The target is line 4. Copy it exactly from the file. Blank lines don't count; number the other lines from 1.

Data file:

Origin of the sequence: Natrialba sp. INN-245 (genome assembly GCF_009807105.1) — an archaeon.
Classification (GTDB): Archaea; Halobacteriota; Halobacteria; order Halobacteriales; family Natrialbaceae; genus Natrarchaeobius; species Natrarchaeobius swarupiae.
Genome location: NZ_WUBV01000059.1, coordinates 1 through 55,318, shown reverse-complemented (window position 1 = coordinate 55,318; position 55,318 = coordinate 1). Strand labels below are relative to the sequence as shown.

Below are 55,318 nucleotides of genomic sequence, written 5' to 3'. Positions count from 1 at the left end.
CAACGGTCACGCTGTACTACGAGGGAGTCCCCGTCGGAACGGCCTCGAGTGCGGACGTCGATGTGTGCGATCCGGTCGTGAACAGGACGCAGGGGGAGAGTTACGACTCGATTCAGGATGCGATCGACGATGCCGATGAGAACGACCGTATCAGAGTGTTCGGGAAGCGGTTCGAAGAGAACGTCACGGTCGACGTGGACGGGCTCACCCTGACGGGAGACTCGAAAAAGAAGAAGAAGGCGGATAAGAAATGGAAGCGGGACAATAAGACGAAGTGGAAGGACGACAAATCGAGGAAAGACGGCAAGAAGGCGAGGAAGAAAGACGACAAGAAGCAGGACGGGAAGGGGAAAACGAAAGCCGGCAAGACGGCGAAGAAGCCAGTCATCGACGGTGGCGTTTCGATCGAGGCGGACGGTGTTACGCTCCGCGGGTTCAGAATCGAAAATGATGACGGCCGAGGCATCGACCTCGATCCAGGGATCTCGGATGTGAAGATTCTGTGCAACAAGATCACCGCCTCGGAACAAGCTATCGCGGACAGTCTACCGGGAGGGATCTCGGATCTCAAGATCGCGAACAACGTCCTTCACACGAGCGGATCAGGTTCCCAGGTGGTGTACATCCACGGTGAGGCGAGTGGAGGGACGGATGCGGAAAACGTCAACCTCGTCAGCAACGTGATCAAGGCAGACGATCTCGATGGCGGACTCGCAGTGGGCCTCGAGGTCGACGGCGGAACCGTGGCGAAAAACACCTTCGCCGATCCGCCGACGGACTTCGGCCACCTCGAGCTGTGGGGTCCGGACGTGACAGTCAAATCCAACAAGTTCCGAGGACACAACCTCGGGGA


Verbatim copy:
Below are 55,318 nucleotides of genomic sequence, written 5' to 3'. Positions count from 1 at the left end.